Olaf is Olaf Tryggvason – purportedly great-grandson of Harald Fairhair, whom saga tradition credits with becoming, round-about 890, the first king of Norway. Swein is Swein Forkbeard, king of Denmark. Swein's father, Harald Bluetooth, in a runic inscription on a monument to his parents (at Jelling, on the Jutland peninsula), declares that he, Harald: “won for himself all of Denmark and Norway and made the Danes Christian.” Swein overthrew his father in about 987.* Returning to the events of 994; in early September Olaf and Swein showed-up at London:
“... and then they were obstinately fighting against the town [burh], and would also have set it on fire. But they sustained more harm and evil than they ever supposed that any townspeople could do to them. For the holy Mother of God, on that day, manifested her mercy to the townspeople, and delivered them from their foes. And they then went thence, and wrought the greatest evil that ever any army could do, in burning, and harrying, and in man-slayings, as well by the sea-coast, as in Essex, and in Kent, and in Sussex, and in Hampshire. And at last they took them horses, and rode as far as they would, and were doing unspeakable evil. Then the king and his councillors resolved that they should be sent to, and promised tribute and food, provided that they would cease from ravaging; and they then accepted that. And all the army then came to Southampton, and there took winter-quarters; and there they were fed from all the realm of the West Saxons, and they were paid 16 thousand pounds of money.”
‘Anglo-Saxon Chronicle’ Manuscripts C, D and E
At this point, Swein (for the time being) disappears from the scene – perhaps he is the Swein son of Harald recorded by Welsh annals, who ravaged the Isle of Man in 995 – but Æthelred's dealings with Olaf were not yet complete. He despatched Ælfheah, bishop of Winchester, and Æthelweard, ealdorman of the Western Shires (and chronicler), to Olaf's ships. They left hostages to guarantee Olaf's safety:
“... and they then led Olaf with great ceremony to the king at Andover. And King Æthelred received him at the bishop's hand [i.e. as his godfather], and royally gifted him. And Olaf then promised him, as he also fulfilled, that he would never again come with hostility to England.”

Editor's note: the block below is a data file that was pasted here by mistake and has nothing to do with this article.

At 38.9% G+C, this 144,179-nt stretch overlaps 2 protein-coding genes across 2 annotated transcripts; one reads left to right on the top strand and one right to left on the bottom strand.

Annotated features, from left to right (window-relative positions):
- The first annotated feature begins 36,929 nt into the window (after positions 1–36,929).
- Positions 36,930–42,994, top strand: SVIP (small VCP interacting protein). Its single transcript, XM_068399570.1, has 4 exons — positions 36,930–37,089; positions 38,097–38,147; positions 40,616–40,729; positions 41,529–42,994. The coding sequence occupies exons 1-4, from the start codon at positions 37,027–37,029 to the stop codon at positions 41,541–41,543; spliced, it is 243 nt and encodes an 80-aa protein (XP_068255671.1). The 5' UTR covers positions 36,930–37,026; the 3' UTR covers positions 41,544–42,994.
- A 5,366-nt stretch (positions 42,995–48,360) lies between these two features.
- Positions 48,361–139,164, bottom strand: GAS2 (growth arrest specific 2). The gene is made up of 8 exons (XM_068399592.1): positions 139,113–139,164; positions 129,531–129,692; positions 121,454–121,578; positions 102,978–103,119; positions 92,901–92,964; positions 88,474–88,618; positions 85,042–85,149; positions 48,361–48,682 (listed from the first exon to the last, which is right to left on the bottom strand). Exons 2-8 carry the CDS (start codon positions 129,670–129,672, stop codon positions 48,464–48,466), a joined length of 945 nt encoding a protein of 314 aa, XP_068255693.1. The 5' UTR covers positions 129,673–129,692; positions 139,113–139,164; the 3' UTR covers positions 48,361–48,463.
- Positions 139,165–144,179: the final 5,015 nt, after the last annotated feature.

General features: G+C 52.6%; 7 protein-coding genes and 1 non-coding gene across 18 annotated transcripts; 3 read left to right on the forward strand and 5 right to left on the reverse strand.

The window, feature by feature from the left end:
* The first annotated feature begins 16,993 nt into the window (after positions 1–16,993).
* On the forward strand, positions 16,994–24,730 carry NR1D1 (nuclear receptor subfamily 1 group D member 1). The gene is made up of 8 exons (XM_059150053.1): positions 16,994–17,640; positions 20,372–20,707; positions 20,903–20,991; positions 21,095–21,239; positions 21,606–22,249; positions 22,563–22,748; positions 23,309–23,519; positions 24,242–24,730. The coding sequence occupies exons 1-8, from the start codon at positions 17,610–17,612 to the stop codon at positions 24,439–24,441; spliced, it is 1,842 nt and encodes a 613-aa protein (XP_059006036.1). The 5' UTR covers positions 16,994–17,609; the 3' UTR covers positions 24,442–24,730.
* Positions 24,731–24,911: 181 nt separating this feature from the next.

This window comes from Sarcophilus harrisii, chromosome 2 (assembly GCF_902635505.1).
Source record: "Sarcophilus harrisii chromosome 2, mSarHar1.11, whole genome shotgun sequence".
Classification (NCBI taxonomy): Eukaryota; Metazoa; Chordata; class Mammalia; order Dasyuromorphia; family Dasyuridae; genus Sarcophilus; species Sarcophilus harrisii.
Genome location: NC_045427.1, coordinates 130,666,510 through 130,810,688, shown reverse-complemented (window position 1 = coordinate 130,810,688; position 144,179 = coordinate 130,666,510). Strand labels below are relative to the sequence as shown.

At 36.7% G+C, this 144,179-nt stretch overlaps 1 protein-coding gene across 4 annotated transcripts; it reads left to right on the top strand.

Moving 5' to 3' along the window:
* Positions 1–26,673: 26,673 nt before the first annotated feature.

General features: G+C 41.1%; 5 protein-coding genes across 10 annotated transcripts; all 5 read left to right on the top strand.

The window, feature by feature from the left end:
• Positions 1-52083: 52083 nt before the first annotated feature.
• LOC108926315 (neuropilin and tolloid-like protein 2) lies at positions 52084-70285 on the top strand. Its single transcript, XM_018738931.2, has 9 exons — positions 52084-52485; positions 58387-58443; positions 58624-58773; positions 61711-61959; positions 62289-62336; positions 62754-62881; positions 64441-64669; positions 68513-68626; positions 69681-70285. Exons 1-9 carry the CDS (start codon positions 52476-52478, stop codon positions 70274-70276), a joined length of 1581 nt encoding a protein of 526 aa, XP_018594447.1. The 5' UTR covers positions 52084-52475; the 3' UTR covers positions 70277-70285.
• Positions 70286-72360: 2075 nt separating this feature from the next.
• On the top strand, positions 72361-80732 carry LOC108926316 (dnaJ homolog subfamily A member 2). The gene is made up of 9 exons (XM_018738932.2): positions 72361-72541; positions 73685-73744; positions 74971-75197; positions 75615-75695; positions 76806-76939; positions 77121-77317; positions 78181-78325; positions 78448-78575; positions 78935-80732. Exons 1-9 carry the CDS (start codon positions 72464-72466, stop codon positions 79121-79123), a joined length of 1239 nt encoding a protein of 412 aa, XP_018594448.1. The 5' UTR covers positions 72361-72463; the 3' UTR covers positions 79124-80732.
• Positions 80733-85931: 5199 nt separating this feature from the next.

‘Anglo-Saxon Chronicle’ Manuscripts C, D and E
Olaf headed for Norway and established himself as king.* No doubt he had been encouraged by Æthelred – the venture neatly pitted Olaf against Swein Forkbeard. Swein and his allies defeated Olaf at the naval battle of Svolder in 999 or 1000. Olaf died in the battle, and Swein recovered the overlordship of Norway.
Meanwhile, England evidently enjoyed a peaceful couple of years. In 997, however, ‘the army’ resumed its work.* Manuscripts C, D and E:
“In this year the army went about Devonshire into the mouth of the Severn, and there harried, as well in Cornwall as in North-Wales and in Devon; and then landed at Watchet, and there wrought great evil in burning and in man-slayings; and after that returned round Land's End, to the south side, and wended into the mouth of the Tamar, and then went up until they came to Lydford, and burnt and slew everything they found; and burned Ordwulf's monastery at Tavistock, and brought indescribable booty with them to their ships.”
“In this year the army again wended eastward, into the mouth of the Frome, and everywhere there went up as far as they would into Dorset. And a great force was often gathered against them; but as soon as they should come together [in battle], then was there ever, through something, flight determined on; and in the end they [the Vikings] ever had the victory. And then another time they quartered themselves in the Isle of Wight, and provisioned themselves the while from Hampshire and from Sussex.”
“In this year the army again came about into the Thames, and then went up along the Medway, and to Rochester. And then the Kentish force came against them, and they stoutly engaged together, but alas! that they too quickly gave way and fled^. And the Danish had possession of the place of carnage; and then took horses and rode whithersoever they themselves would, and ruined and plundered almost all the West Kentish. Then the king with his councillors resolved that they should be opposed with a ship-force and also with a land-force. But when the ships were ready, then they delayed from day to day, and harassed the wretched people who lay in the ships; and ever as it should be forwarder, so was it later from one time to another; and ever they let their foes' army increase, and ever they [the English] retreated from the sea, and ever they [the Vikings] went forth after. And then in the end it effected nothing – the ship-force nor the land-force – except the people's distress, and a waste of money, and the emboldening of their foes.+”
Perhaps English resistance was not quite as inept as the jaundiced reporting of the Chronicler suggests – no large payments of tribute seem to have been made, and in the entry s.a. 1000 is the simple statement:
“... the hostile fleet was this summer gone to Richard's dominions.”
“Richard's dominions” means Normandy, now ruled by Richard the Good, son of Richard the Fearless. It seems reasonable to suppose that – in breach of the terms agreed by Æthelred and Richard the Fearless in 991 – the “hostile fleet” had retired to friendly harbours in Normandy, where the Vikings could safely prepare for a fresh assault, because, the next year, 1001, a Viking “ship-army” arrived in southern England.* Its progress is documented by Manuscript A of the ‘Anglo-Saxon Chronicle’ (providing more information and less spin than Manuscripts C, D and E):